Just because you're limited to one kind of yogurt doesn't mean you can't make it interesting, however. Try mixing or mashing in pureed fruit or vegetables (but never honey — it can cause botulism in children under the age of one). The big benefits of yogurt are live cultures, a type of bacteria which may help prevent colic, eczema and diarrhea. Just make sure you pick the right product and be aware of the symptoms of food allergies, and yogurt should make a great early food for your child.

Brown rice

Brown rice is a healthy food choice for adults, and in much the same way, brown rice (emphasis on the brown) can also be a highly nutritious food for babies to enjoy once they started on solid foods.

It's a low-risk allergen, contains plenty of essential fatty acids and is loaded with fiber. It also contains decent amounts of calcium, protein, fat, minerals and vitamins, which will all be very helpful indeed in fostering your baby's development. Some rules do apply, here: keep uncooked brown rice in the fridge to avoid it turning rancid, try not to use leftovers and consider pureeing rice after it's cooked to make it easier for your child to eat and digest it. Forget what you've heard about arsenic in rice, too — the chances of finding it in proper brown rice rice are practically zero and the benefits far outweigh the risks.

Rice cereals

Rice cereals are often a go-to beginner food for parents of young infants, and there are plenty of reasons to get started on them early. They help treat GERD and keep reflux away, making them great for babies who are prone to colic. They're a good source of calories, too, which can be a crucial factor in deciding a baby's diet. Generally, they're easy to digest and rarely cause allergic reactions.

Be warned, though: not everyone agrees about the benefits of rice cereals. Some nutritionists and dieticians warn that the iron in rice cereals doesn't absorb well, suggesting that babies find their iron in other sources instead. These alternate sources include pureed red meat (such as beef mince), dark poultry, egg yolks, beans, lentils, and pasta. As in any situation in which there's no real consensus to be found, the best thing for you to do is probably trust your own judgement and only give your baby what you're comfortable with. Or maybe go with what your pediatrician recommends.

Peanut butter

This probably won't come as much of a surprise, but it's heavily advised that you never give a young child peanuts. This, however, is more because they pose a choking risk than because of the whole allergen thing. In fact, exposing your baby to peanuts from an early age is a very good idea, as long as you do it properly. Enter peanut butter.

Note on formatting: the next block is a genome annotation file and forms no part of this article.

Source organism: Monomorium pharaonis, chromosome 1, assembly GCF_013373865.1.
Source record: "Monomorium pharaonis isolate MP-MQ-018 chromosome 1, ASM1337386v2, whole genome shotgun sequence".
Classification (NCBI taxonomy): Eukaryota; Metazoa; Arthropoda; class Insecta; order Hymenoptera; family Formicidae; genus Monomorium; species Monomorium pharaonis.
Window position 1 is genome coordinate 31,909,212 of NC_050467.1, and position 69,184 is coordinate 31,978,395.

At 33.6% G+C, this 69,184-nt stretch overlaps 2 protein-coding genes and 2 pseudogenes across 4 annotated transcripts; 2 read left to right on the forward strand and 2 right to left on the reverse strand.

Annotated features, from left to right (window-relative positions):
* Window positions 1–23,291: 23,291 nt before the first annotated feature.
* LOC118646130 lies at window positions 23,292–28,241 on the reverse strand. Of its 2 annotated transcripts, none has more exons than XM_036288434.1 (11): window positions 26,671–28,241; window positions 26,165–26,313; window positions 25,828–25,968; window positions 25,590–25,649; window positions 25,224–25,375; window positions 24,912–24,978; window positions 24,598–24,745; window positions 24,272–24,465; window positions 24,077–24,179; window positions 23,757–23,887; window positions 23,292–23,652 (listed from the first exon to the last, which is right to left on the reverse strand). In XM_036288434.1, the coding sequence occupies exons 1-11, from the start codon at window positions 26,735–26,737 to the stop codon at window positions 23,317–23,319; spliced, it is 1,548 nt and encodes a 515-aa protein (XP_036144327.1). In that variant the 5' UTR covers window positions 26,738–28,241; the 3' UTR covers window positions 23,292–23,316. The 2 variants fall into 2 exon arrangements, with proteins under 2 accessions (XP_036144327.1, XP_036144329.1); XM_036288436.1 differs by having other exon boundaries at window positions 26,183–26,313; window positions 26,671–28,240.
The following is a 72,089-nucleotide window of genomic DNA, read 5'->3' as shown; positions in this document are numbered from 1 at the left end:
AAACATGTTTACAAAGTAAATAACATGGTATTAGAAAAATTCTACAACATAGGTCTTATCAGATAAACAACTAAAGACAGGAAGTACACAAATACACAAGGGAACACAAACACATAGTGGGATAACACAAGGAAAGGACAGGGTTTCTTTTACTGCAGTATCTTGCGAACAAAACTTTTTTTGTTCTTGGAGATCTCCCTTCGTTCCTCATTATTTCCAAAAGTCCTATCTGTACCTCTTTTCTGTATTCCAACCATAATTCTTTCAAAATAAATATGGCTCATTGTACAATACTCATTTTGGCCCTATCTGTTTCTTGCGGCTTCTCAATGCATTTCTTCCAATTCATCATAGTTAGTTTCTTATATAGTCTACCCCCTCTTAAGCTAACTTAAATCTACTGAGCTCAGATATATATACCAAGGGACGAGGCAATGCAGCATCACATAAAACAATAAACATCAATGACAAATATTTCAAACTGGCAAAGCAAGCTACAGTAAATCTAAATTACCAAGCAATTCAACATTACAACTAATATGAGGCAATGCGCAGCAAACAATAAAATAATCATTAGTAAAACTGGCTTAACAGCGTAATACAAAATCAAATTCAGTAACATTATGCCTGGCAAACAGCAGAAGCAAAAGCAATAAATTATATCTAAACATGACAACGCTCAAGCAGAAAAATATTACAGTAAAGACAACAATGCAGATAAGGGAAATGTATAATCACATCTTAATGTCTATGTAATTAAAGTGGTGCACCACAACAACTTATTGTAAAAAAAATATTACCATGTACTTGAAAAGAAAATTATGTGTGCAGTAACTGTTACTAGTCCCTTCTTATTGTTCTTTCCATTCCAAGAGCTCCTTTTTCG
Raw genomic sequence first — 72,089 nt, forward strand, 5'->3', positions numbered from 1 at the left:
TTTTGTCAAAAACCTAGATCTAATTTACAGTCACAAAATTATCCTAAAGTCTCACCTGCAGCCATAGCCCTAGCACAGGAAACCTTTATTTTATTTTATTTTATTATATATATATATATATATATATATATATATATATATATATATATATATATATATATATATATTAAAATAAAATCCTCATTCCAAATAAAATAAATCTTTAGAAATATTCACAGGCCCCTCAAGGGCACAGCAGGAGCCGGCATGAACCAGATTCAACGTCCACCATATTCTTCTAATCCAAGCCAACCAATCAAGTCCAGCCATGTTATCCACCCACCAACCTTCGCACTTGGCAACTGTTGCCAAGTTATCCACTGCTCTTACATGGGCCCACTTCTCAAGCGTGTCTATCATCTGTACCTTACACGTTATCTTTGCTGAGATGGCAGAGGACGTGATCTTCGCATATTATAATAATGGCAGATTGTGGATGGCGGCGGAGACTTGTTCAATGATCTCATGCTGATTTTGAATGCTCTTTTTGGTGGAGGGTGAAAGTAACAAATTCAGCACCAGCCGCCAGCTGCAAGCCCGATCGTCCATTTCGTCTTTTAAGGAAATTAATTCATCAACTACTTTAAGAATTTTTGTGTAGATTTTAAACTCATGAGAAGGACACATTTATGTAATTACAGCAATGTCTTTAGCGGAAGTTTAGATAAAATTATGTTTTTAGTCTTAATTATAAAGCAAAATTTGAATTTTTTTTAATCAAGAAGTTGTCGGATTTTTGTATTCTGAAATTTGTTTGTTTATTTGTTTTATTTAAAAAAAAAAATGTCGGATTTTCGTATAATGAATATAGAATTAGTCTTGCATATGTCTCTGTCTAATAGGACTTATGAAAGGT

Recent research has shown that introducing peanuts to your baby's diet can reduce the risk of an allergy developing by up to 80 percent. Even with peanut butter, however, it's important to be wary — eating large amounts, such as by the spoonful, can be just as much of a choking hazard as the whole nuts themselves. Instead, try adding it to yogurt, mixing it into pancake batter, or even making it into a soup. And watch out for a reaction as your baby eats!

If all turns out okay, you'll have yourself a new food for your child to enjoy which is rich in protein and extremely tasty. Just make sure the stuff you buy is low on sugar and salt and you'll be golden.


Eggs have often been a contentious choice of food for babies, but contemporary research has suggested that they can actually be a great first thing for kids to try. The main worry here is that eggs are one of the most common allergens, so it's important to watch out for any reactions that might occur shortly after consuming them. As long as your baby has no known history of food allergies, however, you can probably rest easy letting them try eggs for the first time. If you're worried about this, stick to egg yolks — it's the whites that usually cause allergic reactions.

With that in mind, let's talk nutrition. Egg whites contain most of the protein in eggs, as well as folate, selenium, calcium, magnesium, potassium and phosphorus. Egg yolks do contain cholesterol and saturated fats, but they also contain essential fatty acids and fat-soluble vitamins. Eat both and, of course, you'll get it all. Once again, it comes down to what you're comfortable with.


Fish is another funny one. Shellfish is off the cards entirely until they're at least a few years old, but many suggest that some fish is safe to give to babies as young as six months old. You should always check that the fish is good (springy flesh and a fresh smell are the things to look for) and you're best off sticking to white fish to begin with. The benefits are numerous, however: fish contain all nine amino acids, meaning they're a source of complete protein. You'll also get Omega 3s, which are highly powerful nutrients that can prevent skin problems such as eczema. You're also looking at a range of minerals and vitamins, too.

Fish can be an allergen, so be vigilant for any reactions that may occur, and stay away from fish that are high in mercury; these include shark, swordfish, king mackerel, white tuna and tilefish. Cook thoroughly and always de-bone to prevent choking. Otherwise, sit back, relax, and try to enjoy knowing that your baby is all proteined up!